• alchemie
    5 years ago

    Thanks for sharing Cathy. I feel for you, I do! I haven’t had kidney stones yet, and I say yet because every year, I seem to be getting diagnosed with yet another chronic illness. I heard that if you don’t drink a lot of milk, you’ll get them. I haven’t been doing that lately. I was diagnosed with Reactive Hypoglycemia in December last year, and I haven’t been eating/drinking a lot of stuff that I used to. Hey at least they figured out why my fatigue was 10 times worse than just your normal MS fatigue. I knew something had been going on but until I got my blood work done, I had no clue. Anyway, my sister is going through some kidney work. She hasn’t got the results back yet. It might explain some genetic stuff though. My mom had to have dialysis once. That’s a long story but doctors never gave us a reason why. HIPPA crap is what they said. Anyway, hopefully you’re new doctor will be treating you excellently! Keep writing chick!

  • Cathy Chester moderator author
    5 years ago

    Thanks, alchemie, for your good thoughts. I never read anywhere about milk before! But they do say that lemonade (watch the added sugar, though) is a great way of trying to prevent forming kidney stones. My genetics work against me, though. My entire family has had kidney stones – both parents and two brothers – and it extends back to great-grandparents! Keep drinking lots of water! I drink 64 oz. a day, the recommended requirement. Best to you always, Cathy

  • But You Look So Well
    5 years ago

    Oh my dears, do I feel for you! I have had pyelonephritis TWICE since I was 20 years old, and there truly is nothing worse than the pain we have experienced. I also have been much blessed by my doctors, but my neurologist is another story. I like the guy, but a good advocate for an MS patient he is not. Please, do your homework and be a tireless advocate for yourselves. Truly, nobody else is going to do it. And you can’t hurt a doctor’s feelings. If he or she is in the profession for some reason other than taking the responsibility to listen to their patients, they are not worthy of your consideration.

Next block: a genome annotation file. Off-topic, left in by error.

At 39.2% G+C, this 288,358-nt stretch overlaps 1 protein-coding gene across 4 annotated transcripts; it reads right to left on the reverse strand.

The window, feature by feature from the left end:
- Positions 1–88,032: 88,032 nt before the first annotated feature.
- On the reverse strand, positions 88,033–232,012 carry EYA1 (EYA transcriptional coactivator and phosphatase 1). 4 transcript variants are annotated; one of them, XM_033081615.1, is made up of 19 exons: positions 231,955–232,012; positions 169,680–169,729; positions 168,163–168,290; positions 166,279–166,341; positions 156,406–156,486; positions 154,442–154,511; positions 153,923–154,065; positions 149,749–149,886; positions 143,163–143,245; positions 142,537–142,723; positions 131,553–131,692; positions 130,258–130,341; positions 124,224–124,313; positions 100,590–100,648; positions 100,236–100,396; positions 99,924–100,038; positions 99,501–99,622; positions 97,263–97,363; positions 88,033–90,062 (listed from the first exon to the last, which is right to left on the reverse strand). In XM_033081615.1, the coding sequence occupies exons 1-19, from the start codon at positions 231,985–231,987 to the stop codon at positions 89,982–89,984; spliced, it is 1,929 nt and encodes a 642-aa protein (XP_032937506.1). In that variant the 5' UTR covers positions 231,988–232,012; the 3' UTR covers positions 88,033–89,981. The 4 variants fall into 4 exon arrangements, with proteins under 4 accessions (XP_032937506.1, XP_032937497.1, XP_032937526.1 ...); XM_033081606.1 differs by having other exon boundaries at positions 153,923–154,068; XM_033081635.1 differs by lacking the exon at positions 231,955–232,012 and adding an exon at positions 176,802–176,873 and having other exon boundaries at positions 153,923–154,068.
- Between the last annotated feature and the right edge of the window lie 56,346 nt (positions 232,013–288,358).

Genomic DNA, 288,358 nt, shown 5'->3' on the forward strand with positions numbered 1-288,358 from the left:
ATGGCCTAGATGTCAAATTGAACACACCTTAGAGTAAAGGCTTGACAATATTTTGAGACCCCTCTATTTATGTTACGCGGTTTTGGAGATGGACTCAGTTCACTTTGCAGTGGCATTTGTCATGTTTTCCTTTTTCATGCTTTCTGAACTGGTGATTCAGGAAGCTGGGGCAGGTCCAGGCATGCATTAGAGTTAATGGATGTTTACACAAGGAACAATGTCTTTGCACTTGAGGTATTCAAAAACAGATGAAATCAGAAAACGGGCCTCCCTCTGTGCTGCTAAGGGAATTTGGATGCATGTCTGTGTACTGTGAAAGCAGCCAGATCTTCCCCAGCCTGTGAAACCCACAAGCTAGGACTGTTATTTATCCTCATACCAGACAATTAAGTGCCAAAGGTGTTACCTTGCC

• Cathy Chester moderator author
    5 years ago

    You are so right about doctors. I’ve changes mine (as recently illustrated by changing nephrologists this month and I am about to change urologists!) Kidney stones? Worse than childbirth.

    Thanks for leaving your comments and sharing your story with us. I am glad your enjoyed my article.


  • Teri
    5 years ago

    I have been bless with my neurologists. But my general practitioner? I finally switched. I do not want to do a “lesson” on MS every time I have a symptom, only to be told that I “blame” everything on MS. I will be going on Medicare soon and getting a supplement ( if someone will cover me in my state because I am under 65 —think nightmare) But I refuse to use doctors that someone else tells me—I know it is difficult to know everything about every illness but if you have a patient with an illness, study up, learn, ask questions, take a class—I don’t have a choice about MS but I do have a choice about the people I deal with. Getting old and feisty.

  • Cathy Chester moderator author
    5 years ago

    Good for you, Teri! I am also under 65 and on Medicare so I hope you can get what you need. Yes, we do have a choice about our doctors – thank goodness!

  • Pam
    5 years ago

    why is it that drs wont listen? do the tests that will prove or disprove what we think is happening to us? and do you find yourself having more health issues than non-ms-sufferers? like so many things happening to you? its confusing when the dr says that your issue is not ms related. not buying it..and then months later it is related?

  • Cathy Chester moderator author
    5 years ago

    That’s why we have to keep on pushing until we are satisfied with the answers we receive, Pam. Don’t ever give up until you’ve asked ALL of your questions. The other day I told my doctor he can’t go to his next patient until I ask all of my questions. He didn’t like it, but I got what I needed!